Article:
UConn's perfect plan brings an end to Florida's dream season

Sunday April 6th, 2014

Ryan Boatright executed head coach Kevin Ollie's orders in shutting down Gators star Scottie Wilbekin.
David J. Phillip/AP

ARLINGTON, Texas -- There is no more indelible image of this surreal Connecticut run to the national title game than that of Huskies coach Kevin Ollie crouched in a defensive stance along the sideline. Knees bent, arms extended and tailored suit pants close to the floor, Ollie looks poised to pounce into a double team at any moment.

Full of youthful vibrancy, veteran confidence and relentless energy, Ollie has led the Huskies on a historic run that has made them the first No. 7 seed to reach the national title game and just one win away from the school's fourth championship.

KEITH: Connecticut controls game in upset of Florida

UConn smothered Florida, the tournament's No. 1 overall seed, on Saturday in the national semifinal, breaking brackets, stunning oddsmakers and ending the Gators' 30-game winning streak. The tenor of Connecticut's 63-53 victory left the strongest impression, as the Huskies overwhelmed a team reputed to be deeper, stronger and more talented. Florida finished with just one three-pointer and three total assists, and star Scottie Wilbekin was harassed into a 2-for-9 shooting performance by UConn guard Ryan Boatright that appropriately ended with an airball. And as Connecticut unleashed its defense like a collective ball of furor, there was Ollie crouched low, clapping his hands and pleading for more.

"Sometimes we have to match his energy," said UConn forward Phillip Nolan, who added with a laugh, "I feel like we have six people on the court playing defense."

It sure looked that way to the stunned Gators bench, which kept searching for answers that they couldn't find. The Huskies' mix of defenses made Florida's pick-and-roll heavy offense look like it was operating underwater. UConn suffocated the Gators' stars, allowing their role players to take bad shots, and never once relinquished the lead in the second half.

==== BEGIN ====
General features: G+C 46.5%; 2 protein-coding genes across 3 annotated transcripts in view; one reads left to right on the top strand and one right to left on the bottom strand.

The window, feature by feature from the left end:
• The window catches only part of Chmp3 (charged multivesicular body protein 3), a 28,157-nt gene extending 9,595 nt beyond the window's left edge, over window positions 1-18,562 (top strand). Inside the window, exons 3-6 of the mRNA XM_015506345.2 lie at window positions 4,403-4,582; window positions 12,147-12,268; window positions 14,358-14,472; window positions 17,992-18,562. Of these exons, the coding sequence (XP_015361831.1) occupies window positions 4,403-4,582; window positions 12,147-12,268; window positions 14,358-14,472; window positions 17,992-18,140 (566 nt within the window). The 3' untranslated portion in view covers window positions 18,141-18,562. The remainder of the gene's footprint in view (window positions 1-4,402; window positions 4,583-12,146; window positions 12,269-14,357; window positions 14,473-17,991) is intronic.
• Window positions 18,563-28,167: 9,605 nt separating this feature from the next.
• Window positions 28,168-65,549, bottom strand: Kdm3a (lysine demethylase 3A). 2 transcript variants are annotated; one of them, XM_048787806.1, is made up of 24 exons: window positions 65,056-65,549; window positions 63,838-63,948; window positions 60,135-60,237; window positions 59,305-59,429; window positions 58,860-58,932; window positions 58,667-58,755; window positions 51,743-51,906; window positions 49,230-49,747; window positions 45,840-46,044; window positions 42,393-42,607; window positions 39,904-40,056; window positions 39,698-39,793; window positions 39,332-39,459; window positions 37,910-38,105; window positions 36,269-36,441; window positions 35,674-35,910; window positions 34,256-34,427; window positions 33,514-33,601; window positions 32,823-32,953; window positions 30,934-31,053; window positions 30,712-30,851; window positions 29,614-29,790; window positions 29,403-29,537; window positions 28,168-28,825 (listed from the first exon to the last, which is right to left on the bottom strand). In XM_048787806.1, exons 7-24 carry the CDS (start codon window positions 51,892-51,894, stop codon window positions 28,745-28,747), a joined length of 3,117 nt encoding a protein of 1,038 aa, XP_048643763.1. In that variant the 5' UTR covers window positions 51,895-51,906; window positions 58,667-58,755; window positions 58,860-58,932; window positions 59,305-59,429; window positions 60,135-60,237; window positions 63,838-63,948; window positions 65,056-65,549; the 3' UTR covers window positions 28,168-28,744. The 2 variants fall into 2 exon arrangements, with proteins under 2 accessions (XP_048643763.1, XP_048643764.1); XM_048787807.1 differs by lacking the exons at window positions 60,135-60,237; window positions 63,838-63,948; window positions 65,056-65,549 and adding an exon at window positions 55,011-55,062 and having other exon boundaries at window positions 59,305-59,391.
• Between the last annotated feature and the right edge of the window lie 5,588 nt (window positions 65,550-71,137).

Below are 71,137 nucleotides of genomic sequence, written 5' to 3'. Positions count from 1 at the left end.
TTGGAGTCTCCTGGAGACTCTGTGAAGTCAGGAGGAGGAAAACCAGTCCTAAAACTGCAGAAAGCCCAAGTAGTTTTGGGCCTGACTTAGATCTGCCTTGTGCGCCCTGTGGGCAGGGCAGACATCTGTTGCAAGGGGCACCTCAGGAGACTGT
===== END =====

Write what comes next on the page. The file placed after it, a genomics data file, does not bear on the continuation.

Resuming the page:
But should we really be surprised anymore? In three sun-kissed weeks, Ollie has dispatched a roll call of some of the game's biggest coaching names -- St. Jospeh's Phil Martelli, Villanova's Jay Wright, Iowa State's Fred Hoiberg, Michigan State's Tom Izzo and Florida's Billy Donovan. The latter two names on that list are surefire Hall of Famers, but with this tournament run Ollie, 41, has vaulted his way toward becoming one of the game's most respected coaches in just his second season.

Ollie, a 13-year NBA journeyman, has his entire team playing as if it is on a 10-day contract. This is a club that got swept by SMU, lost to woeful Houston and got thumped three times by Louisville. Now it is playing for a shot at the school's second national title in four years. If the Huskies beat Kentucky on Monday night, they'll be the second lowest seed to win the title, behind only No. 8 Villanova in 1985.

SI.com: Everything you need to know about Monday's title tilt

"The biggest difference in UConn's team in my opinion from seeing them in December and then watching them on tape is they have turned into a great defensive team," said Donovan, whose team also lost to the Huskies by a point back on Dec. 2 in Storrs, Conn.

Ollie refers to the defensive key in UConn's game plan as the "Ace of Spades." He made it clear to his team on Saturday night that slowing down Wilbekin, the SEC player of the year, was of paramount importance.